According to the UN Declaration on the Rights of Indigenous Peoples, to which Canada is a signatory, consultation requires consent. While Canada has conducted limited consultation, no consent was given by rights holders. Therefore, if we endorse Bill S-2, we will be in violation of article 32 of the UNDRIP, which ensures free, prior and informed consent of any matter relating to the lands or welfare of the rights holders.
I will further add what other first nation women are saying. The Native Women's Association of Canada says:
NWAC is being told by its members that the MRP legislation is too prescriptive and does not adequately support Indigenous legal systems. As well, no financial resources will be allotted to support First Nations Governments to actually implement the legislation, if it were to get passed.
The NWAC testified at the Senate hearings on Bill S-2 and said the following:
—our women and population and constituents have repeatedly told us 12 months is not a sufficient transition period if this bill were to go ahead. First Nations are dealing with governments that are already overloaded with many socio-economic issues.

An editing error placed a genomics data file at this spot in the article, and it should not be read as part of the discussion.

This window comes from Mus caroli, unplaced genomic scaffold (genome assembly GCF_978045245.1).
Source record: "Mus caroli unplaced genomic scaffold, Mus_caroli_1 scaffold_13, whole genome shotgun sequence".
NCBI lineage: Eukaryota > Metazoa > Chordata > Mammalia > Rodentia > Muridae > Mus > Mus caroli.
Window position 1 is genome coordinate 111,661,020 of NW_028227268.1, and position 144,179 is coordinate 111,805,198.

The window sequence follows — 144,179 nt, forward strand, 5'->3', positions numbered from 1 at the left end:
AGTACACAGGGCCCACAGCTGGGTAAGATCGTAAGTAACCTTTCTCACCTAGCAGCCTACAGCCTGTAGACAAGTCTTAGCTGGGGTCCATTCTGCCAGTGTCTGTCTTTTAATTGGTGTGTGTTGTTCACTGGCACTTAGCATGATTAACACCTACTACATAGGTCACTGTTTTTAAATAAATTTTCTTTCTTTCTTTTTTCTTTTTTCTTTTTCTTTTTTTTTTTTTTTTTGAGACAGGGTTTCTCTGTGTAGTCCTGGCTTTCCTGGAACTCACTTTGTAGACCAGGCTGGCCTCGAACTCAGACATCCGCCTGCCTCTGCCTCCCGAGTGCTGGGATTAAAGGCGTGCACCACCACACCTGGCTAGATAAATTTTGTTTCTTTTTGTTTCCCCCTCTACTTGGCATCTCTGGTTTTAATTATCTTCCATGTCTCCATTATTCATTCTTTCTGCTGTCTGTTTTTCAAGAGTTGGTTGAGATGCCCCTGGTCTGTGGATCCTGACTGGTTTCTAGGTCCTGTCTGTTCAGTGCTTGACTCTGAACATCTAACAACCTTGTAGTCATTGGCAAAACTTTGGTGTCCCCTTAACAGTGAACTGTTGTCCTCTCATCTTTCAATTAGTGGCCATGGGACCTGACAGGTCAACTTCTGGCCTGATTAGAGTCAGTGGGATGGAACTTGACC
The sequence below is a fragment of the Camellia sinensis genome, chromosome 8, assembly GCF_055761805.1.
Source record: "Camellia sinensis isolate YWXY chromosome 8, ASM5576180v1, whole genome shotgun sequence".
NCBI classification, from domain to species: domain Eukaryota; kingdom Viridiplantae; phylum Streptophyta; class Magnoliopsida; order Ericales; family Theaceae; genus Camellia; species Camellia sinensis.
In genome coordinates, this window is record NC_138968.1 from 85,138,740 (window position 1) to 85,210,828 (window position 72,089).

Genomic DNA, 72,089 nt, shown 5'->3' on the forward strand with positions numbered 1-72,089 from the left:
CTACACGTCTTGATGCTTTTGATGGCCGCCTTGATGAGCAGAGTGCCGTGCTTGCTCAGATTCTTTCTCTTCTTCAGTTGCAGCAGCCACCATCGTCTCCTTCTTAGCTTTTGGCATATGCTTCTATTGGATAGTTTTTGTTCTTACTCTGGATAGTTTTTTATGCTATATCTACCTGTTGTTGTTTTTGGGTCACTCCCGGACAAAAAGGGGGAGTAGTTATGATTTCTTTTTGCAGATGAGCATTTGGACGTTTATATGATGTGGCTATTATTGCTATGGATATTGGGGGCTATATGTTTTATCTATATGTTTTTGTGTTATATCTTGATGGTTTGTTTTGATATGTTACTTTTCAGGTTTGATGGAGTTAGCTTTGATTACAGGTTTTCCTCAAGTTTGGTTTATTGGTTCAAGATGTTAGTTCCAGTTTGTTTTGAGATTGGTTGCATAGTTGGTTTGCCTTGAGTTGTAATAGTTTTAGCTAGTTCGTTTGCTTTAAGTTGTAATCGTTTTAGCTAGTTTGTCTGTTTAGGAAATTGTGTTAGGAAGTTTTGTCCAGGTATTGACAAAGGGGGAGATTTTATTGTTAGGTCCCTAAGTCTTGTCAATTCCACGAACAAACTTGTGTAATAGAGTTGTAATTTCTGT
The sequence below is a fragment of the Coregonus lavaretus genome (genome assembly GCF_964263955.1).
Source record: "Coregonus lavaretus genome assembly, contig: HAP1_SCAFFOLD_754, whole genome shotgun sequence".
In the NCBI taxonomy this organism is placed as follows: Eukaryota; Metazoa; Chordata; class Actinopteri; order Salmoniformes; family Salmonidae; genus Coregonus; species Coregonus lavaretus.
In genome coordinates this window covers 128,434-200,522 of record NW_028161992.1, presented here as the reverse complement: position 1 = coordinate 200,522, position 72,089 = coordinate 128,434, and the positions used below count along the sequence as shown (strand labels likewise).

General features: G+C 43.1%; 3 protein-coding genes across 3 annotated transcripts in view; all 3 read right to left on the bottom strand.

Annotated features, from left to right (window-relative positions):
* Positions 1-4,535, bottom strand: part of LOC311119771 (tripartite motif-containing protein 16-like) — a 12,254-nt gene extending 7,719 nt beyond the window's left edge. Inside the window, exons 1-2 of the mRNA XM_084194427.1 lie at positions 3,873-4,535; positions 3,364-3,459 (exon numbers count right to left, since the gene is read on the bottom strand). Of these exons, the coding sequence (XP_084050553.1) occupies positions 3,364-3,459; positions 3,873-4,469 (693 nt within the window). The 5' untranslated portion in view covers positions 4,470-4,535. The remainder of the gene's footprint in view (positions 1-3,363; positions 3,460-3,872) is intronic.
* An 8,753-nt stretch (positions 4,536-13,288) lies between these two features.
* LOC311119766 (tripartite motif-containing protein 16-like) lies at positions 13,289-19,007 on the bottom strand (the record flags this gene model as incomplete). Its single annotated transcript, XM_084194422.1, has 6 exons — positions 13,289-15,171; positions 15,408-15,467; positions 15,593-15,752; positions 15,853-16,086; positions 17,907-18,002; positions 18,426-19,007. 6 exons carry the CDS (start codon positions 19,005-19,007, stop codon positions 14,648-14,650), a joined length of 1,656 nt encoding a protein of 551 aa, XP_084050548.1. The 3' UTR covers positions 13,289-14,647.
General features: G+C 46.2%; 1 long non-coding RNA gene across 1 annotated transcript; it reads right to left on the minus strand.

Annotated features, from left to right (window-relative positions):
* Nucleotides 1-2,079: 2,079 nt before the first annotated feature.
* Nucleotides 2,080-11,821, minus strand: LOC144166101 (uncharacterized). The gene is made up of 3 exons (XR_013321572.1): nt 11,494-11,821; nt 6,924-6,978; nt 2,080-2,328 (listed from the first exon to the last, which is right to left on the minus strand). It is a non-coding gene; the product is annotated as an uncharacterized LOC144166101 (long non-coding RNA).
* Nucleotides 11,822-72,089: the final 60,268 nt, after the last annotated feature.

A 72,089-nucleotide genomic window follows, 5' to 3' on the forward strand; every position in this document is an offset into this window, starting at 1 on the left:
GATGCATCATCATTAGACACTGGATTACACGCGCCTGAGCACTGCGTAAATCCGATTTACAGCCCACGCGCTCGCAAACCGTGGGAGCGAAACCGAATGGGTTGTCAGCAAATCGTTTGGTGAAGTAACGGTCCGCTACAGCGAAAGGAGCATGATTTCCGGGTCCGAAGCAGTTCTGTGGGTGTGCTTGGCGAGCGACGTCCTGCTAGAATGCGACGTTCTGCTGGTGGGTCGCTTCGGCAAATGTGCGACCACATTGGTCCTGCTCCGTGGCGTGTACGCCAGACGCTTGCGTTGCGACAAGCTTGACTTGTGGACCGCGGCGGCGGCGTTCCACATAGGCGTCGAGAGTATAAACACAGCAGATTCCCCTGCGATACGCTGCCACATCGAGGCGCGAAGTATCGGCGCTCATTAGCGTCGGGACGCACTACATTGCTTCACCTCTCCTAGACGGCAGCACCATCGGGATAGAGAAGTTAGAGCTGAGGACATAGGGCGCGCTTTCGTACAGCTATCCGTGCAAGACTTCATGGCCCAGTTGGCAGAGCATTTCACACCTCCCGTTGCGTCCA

We are looking at a longer-term plan: two years, five years and ten years. Those are the types of plans that need to be developed in cooperation with First Nations, not government designing it and having patchwork input from First Nations. You will have a holey quilt, if you will. Too many resources will also be spent, and it will not be a satisfactory result for anyone.
We would rather take the time, do it right and stop pushing ahead in a rush to have a quick resolution that might not be a good one for anyone.
The image of a holey quilt is a good one and identifies the need for co-operation with first nations that the government should have.
About Bill S-4, which was a previous incarnation of Bill S-2, Pam Palmater, a professor of aboriginal law at Ryerson, said:
The Minister also said that Aboriginal women are in need of “immediate protection”. If the Minister actually listened to the voices of Aboriginal women, he would have heard that Aboriginal women do not want Bill S-4 as it is currently drafted. He would also have heard that what they do want is gender equality addressed in all of Canada's legislative initiatives....